Seth Sternberg was visiting his 65-year-old mother in Connecticut when he got the idea for his home-health-aide business, Honor. She’d picked him up at the airport, and he noticed that she was driving really slowly. He asked why. “And she was like, ‘Well, driving’s just harder than it used to be,’ ” he recalls. This got Sternberg’s mind working. What if his mother were 75 or 85, and tasks like driving or bathing were not just harder but impossible? Would she need to move into assisted living? “If I ever said to my mother, ‘You need to leave your house,’ she might kill me,” he says.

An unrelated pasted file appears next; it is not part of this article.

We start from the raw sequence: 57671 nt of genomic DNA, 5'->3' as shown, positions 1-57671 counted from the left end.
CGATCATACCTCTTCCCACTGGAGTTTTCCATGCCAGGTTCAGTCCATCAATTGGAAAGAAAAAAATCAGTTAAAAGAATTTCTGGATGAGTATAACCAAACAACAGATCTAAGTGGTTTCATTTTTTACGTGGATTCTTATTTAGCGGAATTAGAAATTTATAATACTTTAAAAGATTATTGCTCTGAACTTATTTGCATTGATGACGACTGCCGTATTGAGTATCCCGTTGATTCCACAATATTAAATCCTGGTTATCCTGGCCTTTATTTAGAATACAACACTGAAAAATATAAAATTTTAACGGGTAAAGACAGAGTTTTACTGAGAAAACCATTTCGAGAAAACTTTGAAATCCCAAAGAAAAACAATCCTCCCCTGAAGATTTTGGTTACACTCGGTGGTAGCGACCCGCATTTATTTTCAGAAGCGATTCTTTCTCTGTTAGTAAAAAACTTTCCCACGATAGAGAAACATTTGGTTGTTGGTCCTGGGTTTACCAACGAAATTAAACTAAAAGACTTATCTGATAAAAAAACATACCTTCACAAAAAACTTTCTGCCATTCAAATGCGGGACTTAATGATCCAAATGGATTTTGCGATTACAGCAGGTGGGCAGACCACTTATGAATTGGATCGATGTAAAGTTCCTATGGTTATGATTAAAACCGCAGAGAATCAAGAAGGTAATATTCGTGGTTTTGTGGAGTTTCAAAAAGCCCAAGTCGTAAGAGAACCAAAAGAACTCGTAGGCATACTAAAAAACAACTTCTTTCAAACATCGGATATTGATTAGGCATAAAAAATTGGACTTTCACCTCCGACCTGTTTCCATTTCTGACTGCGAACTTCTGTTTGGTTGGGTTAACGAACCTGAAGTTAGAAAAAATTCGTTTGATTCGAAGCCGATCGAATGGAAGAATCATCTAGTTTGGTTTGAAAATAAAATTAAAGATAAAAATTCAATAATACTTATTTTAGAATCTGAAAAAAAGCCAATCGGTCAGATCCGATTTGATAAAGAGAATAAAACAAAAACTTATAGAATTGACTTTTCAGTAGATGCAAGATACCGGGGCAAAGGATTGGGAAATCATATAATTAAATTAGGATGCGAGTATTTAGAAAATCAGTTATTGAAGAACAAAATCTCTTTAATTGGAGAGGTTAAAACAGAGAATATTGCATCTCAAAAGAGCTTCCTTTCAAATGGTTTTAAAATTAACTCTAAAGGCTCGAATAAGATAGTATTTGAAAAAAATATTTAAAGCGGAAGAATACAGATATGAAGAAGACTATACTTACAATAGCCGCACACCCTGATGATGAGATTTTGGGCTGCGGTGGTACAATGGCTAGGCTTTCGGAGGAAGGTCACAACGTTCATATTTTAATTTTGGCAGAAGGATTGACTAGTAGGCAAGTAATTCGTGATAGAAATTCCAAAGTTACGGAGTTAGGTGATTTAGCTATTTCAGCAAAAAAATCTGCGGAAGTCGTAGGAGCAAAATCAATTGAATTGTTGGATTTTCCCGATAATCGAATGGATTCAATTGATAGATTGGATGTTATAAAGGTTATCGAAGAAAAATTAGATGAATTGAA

Sternberg, 37, had sold his previous company, the messaging service Meebo, to Google for a reported $100 million in 2012. He and Meebo co-founder Sandy Jen were looking for a new startup idea, together with two of their Stanford friends, Plaxo co-founder Cameron Ring and Monica Lo. They wanted their follow-up act to be something important, so they started researching the state of in-home senior care through interviews with geriatricians, private-duty caregivers, and senior-center administrators. They learned that it was ripe for improvement. It was hard to get a health aide for less than four hours, because agencies usually paid them minimum wage and they spurned jobs that would earn them just $20 or $30. Finding qualified aides involved hours of sifting through resumes and interviews–and was still a crapshoot. Records languished in spiral notebooks. Sternberg’s team realized an Uber-like logistics algorithm could match patients to local caregivers, making shorter visits cost effective. Digital records could reduce mistakes and ensure continuity of care. User ratings could make for easier vetting. On the strength of the idea and the co-founders’ track records, they raised $20 million from Andreessen Horowitz and others to launch Honor. They built two mobile apps–one for consumers, the other for caregivers–and a software back-end to connect them, then recruited care pros and seniors for a pilot program in Walnut Creek, California. Honor is now up and running in the Bay Area and parts of Los Angeles.